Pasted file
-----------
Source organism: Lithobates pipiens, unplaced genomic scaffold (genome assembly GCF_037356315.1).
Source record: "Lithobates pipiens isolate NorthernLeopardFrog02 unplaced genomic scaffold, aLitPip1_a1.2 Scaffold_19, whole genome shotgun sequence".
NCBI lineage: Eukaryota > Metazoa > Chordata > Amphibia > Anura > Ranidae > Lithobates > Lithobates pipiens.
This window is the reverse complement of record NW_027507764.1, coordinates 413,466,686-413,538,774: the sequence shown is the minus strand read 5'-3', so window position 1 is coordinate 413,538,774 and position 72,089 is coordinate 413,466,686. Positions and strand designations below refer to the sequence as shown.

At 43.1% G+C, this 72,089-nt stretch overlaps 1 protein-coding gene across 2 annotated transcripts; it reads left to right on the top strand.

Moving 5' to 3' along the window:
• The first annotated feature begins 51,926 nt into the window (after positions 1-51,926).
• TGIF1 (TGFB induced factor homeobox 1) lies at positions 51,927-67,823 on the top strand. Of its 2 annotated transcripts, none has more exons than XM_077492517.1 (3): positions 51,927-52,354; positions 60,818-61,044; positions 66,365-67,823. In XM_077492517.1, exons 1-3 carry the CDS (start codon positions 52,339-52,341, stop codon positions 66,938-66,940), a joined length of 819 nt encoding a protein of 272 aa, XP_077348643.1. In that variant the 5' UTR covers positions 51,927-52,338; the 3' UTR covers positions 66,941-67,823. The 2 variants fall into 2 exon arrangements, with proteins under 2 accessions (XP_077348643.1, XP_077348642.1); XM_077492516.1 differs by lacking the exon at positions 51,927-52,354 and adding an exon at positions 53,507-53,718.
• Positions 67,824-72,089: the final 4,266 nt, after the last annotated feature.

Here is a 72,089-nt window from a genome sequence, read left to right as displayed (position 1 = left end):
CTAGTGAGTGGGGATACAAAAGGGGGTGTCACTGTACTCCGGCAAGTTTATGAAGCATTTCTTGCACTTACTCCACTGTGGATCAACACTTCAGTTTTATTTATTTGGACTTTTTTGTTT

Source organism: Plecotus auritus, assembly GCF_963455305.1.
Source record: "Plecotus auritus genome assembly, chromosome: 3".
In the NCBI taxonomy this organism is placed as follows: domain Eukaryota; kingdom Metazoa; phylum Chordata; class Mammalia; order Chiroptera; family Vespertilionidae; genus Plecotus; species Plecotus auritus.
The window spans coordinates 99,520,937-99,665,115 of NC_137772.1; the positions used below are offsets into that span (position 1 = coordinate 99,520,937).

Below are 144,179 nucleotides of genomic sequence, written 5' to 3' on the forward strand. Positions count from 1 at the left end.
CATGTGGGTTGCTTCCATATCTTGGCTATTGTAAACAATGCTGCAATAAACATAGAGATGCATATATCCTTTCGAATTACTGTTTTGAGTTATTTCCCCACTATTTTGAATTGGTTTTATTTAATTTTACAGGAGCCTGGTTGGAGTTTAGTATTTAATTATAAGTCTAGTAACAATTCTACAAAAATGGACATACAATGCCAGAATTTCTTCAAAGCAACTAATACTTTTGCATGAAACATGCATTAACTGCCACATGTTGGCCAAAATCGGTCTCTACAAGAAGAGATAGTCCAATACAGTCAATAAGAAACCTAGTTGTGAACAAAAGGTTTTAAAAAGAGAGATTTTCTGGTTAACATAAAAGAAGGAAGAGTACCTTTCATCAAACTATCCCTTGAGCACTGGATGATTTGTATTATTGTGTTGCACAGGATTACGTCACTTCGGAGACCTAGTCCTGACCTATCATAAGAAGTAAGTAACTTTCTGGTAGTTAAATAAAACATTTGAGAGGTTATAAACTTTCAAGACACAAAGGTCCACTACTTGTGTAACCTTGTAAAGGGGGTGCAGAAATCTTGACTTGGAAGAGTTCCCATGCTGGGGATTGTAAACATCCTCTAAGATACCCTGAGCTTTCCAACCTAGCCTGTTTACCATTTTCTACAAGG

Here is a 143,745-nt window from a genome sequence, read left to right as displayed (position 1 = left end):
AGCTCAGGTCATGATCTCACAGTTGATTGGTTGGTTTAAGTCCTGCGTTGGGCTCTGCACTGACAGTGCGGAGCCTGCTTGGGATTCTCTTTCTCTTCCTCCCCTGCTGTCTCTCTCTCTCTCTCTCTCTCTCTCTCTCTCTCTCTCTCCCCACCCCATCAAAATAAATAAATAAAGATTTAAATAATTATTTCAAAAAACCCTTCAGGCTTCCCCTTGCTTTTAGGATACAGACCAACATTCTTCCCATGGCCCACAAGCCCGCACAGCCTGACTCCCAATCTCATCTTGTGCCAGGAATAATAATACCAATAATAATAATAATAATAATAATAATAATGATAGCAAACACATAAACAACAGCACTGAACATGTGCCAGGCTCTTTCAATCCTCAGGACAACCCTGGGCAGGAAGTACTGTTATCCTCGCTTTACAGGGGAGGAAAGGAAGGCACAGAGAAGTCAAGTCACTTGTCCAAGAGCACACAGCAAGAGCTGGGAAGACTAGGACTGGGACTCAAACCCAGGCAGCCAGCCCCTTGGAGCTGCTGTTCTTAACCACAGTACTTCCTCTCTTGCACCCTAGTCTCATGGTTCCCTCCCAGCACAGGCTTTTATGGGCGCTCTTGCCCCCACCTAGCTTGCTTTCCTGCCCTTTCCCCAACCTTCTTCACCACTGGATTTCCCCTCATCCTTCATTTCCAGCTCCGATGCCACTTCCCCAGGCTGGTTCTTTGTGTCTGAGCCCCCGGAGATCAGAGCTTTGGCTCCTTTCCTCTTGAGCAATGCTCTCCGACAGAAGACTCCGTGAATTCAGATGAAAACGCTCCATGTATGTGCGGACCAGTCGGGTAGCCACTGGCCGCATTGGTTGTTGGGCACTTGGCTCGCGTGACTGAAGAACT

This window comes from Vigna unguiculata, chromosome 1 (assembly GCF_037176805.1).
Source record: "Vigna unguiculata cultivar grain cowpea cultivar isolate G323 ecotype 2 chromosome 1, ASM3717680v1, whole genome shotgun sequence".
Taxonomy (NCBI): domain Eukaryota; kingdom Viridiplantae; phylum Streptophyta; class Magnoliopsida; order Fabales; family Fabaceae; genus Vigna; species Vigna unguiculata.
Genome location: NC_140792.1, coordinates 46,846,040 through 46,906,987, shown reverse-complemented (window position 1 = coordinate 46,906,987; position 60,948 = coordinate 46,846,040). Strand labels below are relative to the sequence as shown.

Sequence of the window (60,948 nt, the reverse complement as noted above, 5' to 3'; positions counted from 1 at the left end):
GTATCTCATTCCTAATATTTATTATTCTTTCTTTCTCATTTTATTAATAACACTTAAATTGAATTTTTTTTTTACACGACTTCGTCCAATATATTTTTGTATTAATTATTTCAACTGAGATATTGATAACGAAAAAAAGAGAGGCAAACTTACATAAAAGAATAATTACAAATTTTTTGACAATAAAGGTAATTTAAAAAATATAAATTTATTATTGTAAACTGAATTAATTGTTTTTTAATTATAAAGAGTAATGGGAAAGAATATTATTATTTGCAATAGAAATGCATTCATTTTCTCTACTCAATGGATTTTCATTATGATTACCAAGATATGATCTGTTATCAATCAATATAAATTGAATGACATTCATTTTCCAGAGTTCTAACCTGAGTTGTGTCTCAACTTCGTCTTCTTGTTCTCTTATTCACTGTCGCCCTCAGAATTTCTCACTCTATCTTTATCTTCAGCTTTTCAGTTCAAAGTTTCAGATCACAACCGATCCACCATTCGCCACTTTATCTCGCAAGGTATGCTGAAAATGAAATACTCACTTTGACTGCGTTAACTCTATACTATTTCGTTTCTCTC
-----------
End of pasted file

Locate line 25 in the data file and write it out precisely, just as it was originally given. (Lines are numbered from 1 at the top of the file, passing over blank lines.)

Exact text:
GTATCTCATTCCTAATATTTATTATTCTTTCTTTCTCATTTTATTAATAACACTTAAATTGAATTTTTTTTTTACACGACTTCGTCCAATATATTTTTGTATTAATTATTTCAACTGAGATATTGATAACGAAAAAAAGAGAGGCAAACTTACATAAAAGAATAATTACAAATTTTTTGACAATAAAGGTAATTTAAAAAATATAAATTTATTATTGTAAACTGAATTAATTGTTTTTTAATTATAAAGAGTAATGGGAAAGAATATTATTATTTGCAATAGAAATGCATTCATTTTCTCTACTCAATGGATTTTCATTATGATTACCAAGATATGATCTGTTATCAATCAATATAAATTGAATGACATTCATTTTCCAGAGTTCTAACCTGAGTTGTGTCTCAACTTCGTCTTCTTGTTCTCTTATTCACTGTCGCCCTCAGAATTTCTCACTCTATCTTTATCTTCAGCTTTTCAGTTCAAAGTTTCAGATCACAACCGATCCACCATTCGCCACTTTATCTCGCAAGGTATGCTGAAAATGAAATACTCACTTTGACTGCGTTAACTCTATACTATTTCGTTTCTCTC